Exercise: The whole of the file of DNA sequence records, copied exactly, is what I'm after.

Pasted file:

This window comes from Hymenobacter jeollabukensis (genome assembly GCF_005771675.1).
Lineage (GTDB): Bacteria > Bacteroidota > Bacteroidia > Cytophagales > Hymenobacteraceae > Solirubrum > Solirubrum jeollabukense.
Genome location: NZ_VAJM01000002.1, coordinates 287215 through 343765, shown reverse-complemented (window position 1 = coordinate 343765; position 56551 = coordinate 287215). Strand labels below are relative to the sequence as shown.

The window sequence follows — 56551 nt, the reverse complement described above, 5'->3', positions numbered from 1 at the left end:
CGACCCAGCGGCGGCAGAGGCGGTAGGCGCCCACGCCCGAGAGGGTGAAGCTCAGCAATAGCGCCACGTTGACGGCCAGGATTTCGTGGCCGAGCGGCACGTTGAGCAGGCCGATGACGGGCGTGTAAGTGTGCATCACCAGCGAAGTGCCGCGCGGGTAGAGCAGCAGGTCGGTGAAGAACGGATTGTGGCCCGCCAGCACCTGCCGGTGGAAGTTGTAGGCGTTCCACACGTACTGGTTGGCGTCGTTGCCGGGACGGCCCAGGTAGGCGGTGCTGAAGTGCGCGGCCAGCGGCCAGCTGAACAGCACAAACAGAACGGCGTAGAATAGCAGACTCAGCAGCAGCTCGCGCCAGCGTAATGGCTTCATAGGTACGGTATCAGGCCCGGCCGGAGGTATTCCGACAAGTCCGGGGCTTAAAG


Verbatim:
This window comes from Hymenobacter jeollabukensis (genome assembly GCF_005771675.1).
Lineage (GTDB): Bacteria > Bacteroidota > Bacteroidia > Cytophagales > Hymenobacteraceae > Solirubrum > Solirubrum jeollabukense.
Genome location: NZ_VAJM01000002.1, coordinates 287215 through 343765, shown reverse-complemented (window position 1 = coordinate 343765; position 56551 = coordinate 287215). Strand labels below are relative to the sequence as shown.

The window sequence follows — 56551 nt, the reverse complement described above, 5'->3', positions numbered from 1 at the left end:
CGACCCAGCGGCGGCAGAGGCGGTAGGCGCCCACGCCCGAGAGGGTGAAGCTCAGCAATAGCGCCACGTTGACGGCCAGGATTTCGTGGCCGAGCGGCACGTTGAGCAGGCCGATGACGGGCGTGTAAGTGTGCATCACCAGCGAAGTGCCGCGCGGGTAGAGCAGCAGGTCGGTGAAGAACGGATTGTGGCCCGCCAGCACCTGCCGGTGGAAGTTGTAGGCGTTCCACACGTACTGGTTGGCGTCGTTGCCGGGACGGCCCAGGTAGGCGGTGCTGAAGTGCGCGGCCAGCGGCCAGCTGAACAGCACAAACAGAACGGCGTAGAATAGCAGACTCAGCAGCAGCTCGCGCCAGCGTAATGGCTTCATAGGTACGGTATCAGGCCCGGCCGGAGGTATTCCGACAAGTCCGGGGCTTAAAG